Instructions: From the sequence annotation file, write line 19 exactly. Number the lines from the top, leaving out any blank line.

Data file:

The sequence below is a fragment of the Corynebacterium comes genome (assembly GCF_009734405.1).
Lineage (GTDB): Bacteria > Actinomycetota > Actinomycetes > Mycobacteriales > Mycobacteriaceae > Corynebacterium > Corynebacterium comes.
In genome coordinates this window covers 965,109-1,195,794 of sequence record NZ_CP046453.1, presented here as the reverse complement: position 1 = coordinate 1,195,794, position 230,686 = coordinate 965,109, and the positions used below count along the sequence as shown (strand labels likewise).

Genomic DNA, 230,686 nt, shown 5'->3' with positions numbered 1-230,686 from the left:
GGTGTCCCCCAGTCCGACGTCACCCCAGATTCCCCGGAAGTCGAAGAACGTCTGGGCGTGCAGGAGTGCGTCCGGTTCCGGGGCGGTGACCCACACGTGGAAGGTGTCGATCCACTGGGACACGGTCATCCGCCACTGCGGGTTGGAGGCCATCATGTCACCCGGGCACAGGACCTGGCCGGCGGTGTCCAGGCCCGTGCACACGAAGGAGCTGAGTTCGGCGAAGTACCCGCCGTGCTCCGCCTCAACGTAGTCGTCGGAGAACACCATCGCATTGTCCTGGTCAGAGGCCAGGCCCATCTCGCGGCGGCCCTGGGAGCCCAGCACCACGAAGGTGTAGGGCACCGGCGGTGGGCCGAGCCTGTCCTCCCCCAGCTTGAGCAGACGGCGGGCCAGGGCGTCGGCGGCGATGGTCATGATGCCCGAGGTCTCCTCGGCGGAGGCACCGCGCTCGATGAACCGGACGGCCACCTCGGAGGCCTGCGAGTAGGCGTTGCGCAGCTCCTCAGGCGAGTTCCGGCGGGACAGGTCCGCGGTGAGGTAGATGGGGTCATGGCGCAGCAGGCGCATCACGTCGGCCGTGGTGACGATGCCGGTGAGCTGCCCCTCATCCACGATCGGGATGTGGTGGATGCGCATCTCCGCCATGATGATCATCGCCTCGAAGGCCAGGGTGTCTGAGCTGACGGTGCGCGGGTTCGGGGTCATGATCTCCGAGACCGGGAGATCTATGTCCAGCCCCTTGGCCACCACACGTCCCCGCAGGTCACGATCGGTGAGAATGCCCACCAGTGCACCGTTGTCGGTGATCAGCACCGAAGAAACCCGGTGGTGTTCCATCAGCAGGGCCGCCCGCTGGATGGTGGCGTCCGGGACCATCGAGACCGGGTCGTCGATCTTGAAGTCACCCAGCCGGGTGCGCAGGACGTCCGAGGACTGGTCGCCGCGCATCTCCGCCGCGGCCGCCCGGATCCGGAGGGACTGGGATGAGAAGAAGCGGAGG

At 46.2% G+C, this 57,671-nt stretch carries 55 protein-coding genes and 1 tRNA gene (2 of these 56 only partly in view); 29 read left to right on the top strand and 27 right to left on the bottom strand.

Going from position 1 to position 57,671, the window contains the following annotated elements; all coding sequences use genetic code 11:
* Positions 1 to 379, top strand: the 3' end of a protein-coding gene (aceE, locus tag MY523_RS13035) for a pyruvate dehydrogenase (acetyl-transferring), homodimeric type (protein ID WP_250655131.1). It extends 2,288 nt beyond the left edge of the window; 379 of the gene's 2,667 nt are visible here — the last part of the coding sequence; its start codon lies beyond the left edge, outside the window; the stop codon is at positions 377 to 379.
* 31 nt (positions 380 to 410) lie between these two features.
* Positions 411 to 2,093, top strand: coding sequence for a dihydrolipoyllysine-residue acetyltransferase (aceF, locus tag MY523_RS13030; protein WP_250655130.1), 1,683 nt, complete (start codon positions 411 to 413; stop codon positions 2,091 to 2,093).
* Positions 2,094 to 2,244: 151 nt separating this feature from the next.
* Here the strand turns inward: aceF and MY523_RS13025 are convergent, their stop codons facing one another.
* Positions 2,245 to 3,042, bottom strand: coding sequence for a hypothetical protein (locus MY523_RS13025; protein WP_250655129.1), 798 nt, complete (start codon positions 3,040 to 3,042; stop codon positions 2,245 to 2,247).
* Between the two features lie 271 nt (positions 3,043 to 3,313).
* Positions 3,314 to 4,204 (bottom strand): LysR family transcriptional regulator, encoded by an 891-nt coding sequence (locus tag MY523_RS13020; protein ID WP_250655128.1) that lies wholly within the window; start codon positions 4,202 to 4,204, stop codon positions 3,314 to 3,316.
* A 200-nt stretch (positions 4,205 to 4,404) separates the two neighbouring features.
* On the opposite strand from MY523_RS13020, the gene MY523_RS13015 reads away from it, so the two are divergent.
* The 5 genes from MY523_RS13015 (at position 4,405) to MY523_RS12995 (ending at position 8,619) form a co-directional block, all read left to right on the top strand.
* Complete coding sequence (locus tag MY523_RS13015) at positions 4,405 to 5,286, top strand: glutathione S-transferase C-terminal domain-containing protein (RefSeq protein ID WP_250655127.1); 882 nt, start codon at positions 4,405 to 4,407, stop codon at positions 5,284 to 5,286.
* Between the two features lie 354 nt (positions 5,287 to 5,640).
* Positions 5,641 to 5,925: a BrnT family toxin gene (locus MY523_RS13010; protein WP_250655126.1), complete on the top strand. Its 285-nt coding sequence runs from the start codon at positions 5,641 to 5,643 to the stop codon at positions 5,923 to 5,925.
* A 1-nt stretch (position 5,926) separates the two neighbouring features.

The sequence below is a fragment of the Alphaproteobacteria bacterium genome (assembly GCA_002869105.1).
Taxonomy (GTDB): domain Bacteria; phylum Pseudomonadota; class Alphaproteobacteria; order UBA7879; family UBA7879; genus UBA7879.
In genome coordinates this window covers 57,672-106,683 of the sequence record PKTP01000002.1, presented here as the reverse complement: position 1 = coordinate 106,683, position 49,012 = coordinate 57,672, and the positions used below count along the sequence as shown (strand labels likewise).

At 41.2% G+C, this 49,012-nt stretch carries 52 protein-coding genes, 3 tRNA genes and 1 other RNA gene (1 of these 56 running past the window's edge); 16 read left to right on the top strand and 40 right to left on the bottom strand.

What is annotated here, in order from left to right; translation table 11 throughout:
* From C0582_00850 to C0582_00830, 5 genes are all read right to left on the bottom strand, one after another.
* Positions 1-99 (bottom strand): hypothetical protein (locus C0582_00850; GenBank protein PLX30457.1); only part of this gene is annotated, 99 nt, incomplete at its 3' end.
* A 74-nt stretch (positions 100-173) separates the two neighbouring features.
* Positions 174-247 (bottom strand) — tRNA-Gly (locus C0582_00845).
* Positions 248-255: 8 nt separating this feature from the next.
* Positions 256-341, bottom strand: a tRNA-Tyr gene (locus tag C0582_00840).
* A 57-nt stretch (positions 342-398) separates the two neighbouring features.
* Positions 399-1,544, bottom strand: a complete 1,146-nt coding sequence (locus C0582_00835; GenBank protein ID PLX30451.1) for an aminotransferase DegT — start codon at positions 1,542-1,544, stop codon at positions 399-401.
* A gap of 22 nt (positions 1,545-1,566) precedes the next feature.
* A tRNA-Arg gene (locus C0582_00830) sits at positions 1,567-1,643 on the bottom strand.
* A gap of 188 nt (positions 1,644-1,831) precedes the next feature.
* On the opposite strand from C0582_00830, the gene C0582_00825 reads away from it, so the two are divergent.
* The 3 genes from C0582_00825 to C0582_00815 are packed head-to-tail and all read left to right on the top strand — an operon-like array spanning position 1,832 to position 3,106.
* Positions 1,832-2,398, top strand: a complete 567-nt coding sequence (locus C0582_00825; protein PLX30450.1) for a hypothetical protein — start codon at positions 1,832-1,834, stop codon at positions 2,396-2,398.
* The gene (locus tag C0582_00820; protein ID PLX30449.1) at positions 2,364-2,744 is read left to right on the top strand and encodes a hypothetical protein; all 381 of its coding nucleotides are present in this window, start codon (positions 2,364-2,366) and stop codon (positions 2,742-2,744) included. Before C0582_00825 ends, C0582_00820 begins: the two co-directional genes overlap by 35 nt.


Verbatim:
* Complete coding sequence (locus tag MY523_RS13015) at positions 4,405 to 5,286, top strand: glutathione S-transferase C-terminal domain-containing protein (RefSeq protein ID WP_250655127.1); 882 nt, start codon at positions 4,405 to 4,407, stop codon at positions 5,284 to 5,286.